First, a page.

Looking at Director Kevin Smith’s recent work, it’s easy to forget the impact he made when he first began film-making. Emerging during the Indie-film renaissance of the mid nineties, he first delivered his budget classic, Clerks. While you’d be forgiven for skipping over the forgettable Cop Out and Jersey Girl, it’s worth going back to check out his earlier work. Specifically for what I’d consider his best film – Chasing Amy.
With Clerks, Smith managed to capture and excite the imagination of a generation of slackers stuck in dead end jobs, resenting their place in life. It was also one of the major films responsible for inspiring the thousands of back yard, zero budget, would-be film makers after Smith showed the world what could be done with next to no cash. No small feat, considering Clerks was shot where Smith worked at the time.
His second film, Mallrats, was a huge step up from Clerks in many ways. Mostly due to there being a real budget so Smith could pay real actors – including at the time up-and-comers Ben Affleck and Jason Lee, Shannen Doherty of 90210 fame, Jeremy London fromParty of Five and Michael Rooker who is awesome in everything. Mallrats found more success on home video as a cult favourite than it did the big screen. For the most part it had everything that made Clerks great – sharp dialogue and pop culture references coming out of every orifice – but didn’t tell us anything we didn’t already know about Smith or his world. His next film would have to be something special if he was going to avoid being known as a one note director.
With his follow-up Chasing Amy, Smith tried his hand at a more dramatic approach. Holden and Banky (played by Ben Affleck and Jason Lee, who must have made an impression on Smith during Mallrats) are two independent comic book artists working on their book Bluntman and Chronic – superheroes based on their stoner friends Jay and Silent Bob (Jason Mews and Director, Smith). While visiting a comic convention, Holden meets and starts to fall for Alyssa (Joey Lauren Adams, another Mallrats alum), only to discover she’s a lesbian. Holden and Alyssa form a strong friendship, much to the disdain of Banky. As Alyssa and Holden’s bond tightens, Banky becomes more and more insecure about his friend’s new relationship.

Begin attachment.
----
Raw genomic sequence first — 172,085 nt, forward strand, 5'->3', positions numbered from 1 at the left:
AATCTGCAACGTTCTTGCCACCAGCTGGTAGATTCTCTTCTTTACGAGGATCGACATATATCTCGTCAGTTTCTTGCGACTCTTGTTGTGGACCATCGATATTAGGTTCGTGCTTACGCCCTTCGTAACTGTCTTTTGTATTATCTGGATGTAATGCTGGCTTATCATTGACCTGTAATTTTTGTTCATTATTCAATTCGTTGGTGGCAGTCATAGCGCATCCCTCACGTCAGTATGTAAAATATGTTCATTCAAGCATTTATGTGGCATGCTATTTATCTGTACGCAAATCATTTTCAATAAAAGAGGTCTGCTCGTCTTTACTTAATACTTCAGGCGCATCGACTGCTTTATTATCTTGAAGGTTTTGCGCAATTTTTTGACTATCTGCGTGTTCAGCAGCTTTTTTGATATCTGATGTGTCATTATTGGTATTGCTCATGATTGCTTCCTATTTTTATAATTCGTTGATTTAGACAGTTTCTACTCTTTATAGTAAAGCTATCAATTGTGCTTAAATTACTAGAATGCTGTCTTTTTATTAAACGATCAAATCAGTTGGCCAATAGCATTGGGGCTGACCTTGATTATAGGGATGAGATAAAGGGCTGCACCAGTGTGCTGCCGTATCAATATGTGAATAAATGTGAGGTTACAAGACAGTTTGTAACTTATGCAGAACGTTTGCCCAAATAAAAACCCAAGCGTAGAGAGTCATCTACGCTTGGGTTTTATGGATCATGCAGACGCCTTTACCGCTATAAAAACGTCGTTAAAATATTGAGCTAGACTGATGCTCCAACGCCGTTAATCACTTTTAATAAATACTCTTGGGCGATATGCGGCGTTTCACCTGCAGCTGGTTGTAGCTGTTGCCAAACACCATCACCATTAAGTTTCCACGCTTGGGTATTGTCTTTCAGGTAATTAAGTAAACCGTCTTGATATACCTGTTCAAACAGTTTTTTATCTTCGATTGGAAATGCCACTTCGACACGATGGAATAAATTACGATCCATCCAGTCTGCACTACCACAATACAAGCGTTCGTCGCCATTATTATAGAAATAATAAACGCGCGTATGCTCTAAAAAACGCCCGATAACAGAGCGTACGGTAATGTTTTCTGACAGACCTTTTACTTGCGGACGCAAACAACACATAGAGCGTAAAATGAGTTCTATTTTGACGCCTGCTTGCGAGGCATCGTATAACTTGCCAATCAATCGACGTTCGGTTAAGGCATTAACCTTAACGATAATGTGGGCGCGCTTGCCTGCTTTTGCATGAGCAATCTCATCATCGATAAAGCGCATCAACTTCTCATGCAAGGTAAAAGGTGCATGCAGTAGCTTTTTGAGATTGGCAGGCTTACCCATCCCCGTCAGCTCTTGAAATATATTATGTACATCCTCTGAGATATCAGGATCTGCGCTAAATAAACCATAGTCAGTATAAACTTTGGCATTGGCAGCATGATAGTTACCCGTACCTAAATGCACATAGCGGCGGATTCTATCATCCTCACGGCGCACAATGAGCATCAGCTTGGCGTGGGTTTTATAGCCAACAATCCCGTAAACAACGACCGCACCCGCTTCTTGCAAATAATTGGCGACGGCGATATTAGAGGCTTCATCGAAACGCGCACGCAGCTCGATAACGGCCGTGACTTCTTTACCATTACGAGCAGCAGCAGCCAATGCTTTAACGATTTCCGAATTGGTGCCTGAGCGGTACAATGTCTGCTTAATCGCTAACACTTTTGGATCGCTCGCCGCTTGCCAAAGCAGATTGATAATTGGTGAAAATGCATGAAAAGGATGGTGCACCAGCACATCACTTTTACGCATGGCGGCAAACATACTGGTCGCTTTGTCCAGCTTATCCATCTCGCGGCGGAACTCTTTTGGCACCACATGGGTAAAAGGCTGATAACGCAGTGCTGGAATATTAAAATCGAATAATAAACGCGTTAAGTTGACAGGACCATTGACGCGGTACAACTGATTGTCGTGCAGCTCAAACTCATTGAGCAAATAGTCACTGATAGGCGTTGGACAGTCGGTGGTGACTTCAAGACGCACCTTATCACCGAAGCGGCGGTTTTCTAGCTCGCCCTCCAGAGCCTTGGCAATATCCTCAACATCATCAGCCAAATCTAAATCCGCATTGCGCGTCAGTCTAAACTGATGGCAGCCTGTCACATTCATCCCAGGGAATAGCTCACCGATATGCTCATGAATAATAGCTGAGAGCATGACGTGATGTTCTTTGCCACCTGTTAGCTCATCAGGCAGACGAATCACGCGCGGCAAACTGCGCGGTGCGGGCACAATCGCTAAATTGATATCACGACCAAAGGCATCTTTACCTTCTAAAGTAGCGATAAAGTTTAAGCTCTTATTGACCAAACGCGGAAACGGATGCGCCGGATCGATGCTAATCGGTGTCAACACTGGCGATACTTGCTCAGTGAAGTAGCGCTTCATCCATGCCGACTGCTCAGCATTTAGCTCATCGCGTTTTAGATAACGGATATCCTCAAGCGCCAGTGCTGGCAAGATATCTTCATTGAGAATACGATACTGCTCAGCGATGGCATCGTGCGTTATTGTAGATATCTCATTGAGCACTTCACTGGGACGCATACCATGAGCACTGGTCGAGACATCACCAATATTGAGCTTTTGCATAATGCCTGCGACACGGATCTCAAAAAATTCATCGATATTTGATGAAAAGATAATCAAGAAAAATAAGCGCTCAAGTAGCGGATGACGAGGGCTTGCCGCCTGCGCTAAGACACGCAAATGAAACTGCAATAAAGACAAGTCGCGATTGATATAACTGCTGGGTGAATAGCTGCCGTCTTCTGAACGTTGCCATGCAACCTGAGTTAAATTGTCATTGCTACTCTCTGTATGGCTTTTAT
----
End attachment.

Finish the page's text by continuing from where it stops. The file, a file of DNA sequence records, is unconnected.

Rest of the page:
Chasing Amy may still carry the crude, overly sexual humour that Smith became known for in Clerks and Mallrats, but where those films seemed crude for the sake of being crude, Chasing Amy uses humour to confront and question many of the stereotypes and misconceptions that fly around same sex relationships. Although you could say a lot has changed since 1997, Chasing Amy discusses these issues that still feel current, and it does so at a very personal level. While it would be a stretch to call any of Kevin Smith’s work ‘mature’, Chasing Amy is the closest he’s come to making an adult drama. I’d recommend it for anyone looking for a romance with a difference.
I give this film three and a half Silent Bobs out of five.
Chasing Amy is rated MA15+, and is available until March 9th on Movie Box.
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